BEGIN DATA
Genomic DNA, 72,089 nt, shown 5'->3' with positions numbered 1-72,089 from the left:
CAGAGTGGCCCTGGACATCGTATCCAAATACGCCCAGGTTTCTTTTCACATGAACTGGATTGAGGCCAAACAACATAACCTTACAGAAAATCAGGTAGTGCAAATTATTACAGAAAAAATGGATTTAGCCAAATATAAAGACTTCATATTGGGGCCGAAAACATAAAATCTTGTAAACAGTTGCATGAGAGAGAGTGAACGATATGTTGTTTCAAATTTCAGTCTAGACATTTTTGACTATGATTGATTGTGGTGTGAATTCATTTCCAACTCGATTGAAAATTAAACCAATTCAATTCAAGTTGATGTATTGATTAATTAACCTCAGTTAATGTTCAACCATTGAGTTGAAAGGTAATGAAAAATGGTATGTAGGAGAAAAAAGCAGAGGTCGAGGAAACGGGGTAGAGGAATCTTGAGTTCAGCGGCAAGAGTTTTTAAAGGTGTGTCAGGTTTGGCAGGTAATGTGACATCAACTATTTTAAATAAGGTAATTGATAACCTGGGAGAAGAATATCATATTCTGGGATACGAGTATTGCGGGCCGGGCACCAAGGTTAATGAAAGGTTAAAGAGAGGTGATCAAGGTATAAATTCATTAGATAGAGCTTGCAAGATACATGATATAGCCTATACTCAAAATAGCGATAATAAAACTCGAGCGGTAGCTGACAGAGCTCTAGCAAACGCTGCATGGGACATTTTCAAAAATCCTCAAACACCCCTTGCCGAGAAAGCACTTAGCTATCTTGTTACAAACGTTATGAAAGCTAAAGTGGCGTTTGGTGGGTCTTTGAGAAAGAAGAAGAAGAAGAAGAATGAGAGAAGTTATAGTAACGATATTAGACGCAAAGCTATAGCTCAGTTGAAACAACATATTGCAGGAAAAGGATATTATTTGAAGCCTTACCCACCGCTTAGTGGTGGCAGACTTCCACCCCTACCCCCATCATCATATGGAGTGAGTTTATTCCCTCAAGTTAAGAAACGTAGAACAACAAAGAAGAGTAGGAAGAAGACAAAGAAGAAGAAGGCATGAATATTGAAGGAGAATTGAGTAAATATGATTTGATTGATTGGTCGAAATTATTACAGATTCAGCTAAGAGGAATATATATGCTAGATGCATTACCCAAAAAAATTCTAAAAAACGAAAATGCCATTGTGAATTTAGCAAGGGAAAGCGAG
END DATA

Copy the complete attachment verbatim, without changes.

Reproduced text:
Genomic DNA, 72,089 nt, shown 5'->3' with positions numbered 1-72,089 from the left:
CAGAGTGGCCCTGGACATCGTATCCAAATACGCCCAGGTTTCTTTTCACATGAACTGGATTGAGGCCAAACAACATAACCTTACAGAAAATCAGGTAGTGCAAATTATTACAGAAAAAATGGATTTAGCCAAATATAAAGACTTCATATTGGGGCCGAAAACATAAAATCTTGTAAACAGTTGCATGAGAGAGAGTGAACGATATGTTGTTTCAAATTTCAGTCTAGACATTTTTGACTATGATTGATTGTGGTGTGAATTCATTTCCAACTCGATTGAAAATTAAACCAATTCAATTCAAGTTGATGTATTGATTAATTAACCTCAGTTAATGTTCAACCATTGAGTTGAAAGGTAATGAAAAATGGTATGTAGGAGAAAAAAGCAGAGGTCGAGGAAACGGGGTAGAGGAATCTTGAGTTCAGCGGCAAGAGTTTTTAAAGGTGTGTCAGGTTTGGCAGGTAATGTGACATCAACTATTTTAAATAAGGTAATTGATAACCTGGGAGAAGAATATCATATTCTGGGATACGAGTATTGCGGGCCGGGCACCAAGGTTAATGAAAGGTTAAAGAGAGGTGATCAAGGTATAAATTCATTAGATAGAGCTTGCAAGATACATGATATAGCCTATACTCAAAATAGCGATAATAAAACTCGAGCGGTAGCTGACAGAGCTCTAGCAAACGCTGCATGGGACATTTTCAAAAATCCTCAAACACCCCTTGCCGAGAAAGCACTTAGCTATCTTGTTACAAACGTTATGAAAGCTAAAGTGGCGTTTGGTGGGTCTTTGAGAAAGAAGAAGAAGAAGAAGAATGAGAGAAGTTATAGTAACGATATTAGACGCAAAGCTATAGCTCAGTTGAAACAACATATTGCAGGAAAAGGATATTATTTGAAGCCTTACCCACCGCTTAGTGGTGGCAGACTTCCACCCCTACCCCCATCATCATATGGAGTGAGTTTATTCCCTCAAGTTAAGAAACGTAGAACAACAAAGAAGAGTAGGAAGAAGACAAAGAAGAAGAAGGCATGAATATTGAAGGAGAATTGAGTAAATATGATTTGATTGATTGGTCGAAATTATTACAGATTCAGCTAAGAGGAATATATATGCTAGATGCATTACCCAAAAAAATTCTAAAAAACGAAAATGCCATTGTGAATTTAGCAAGGGAAAGCGAG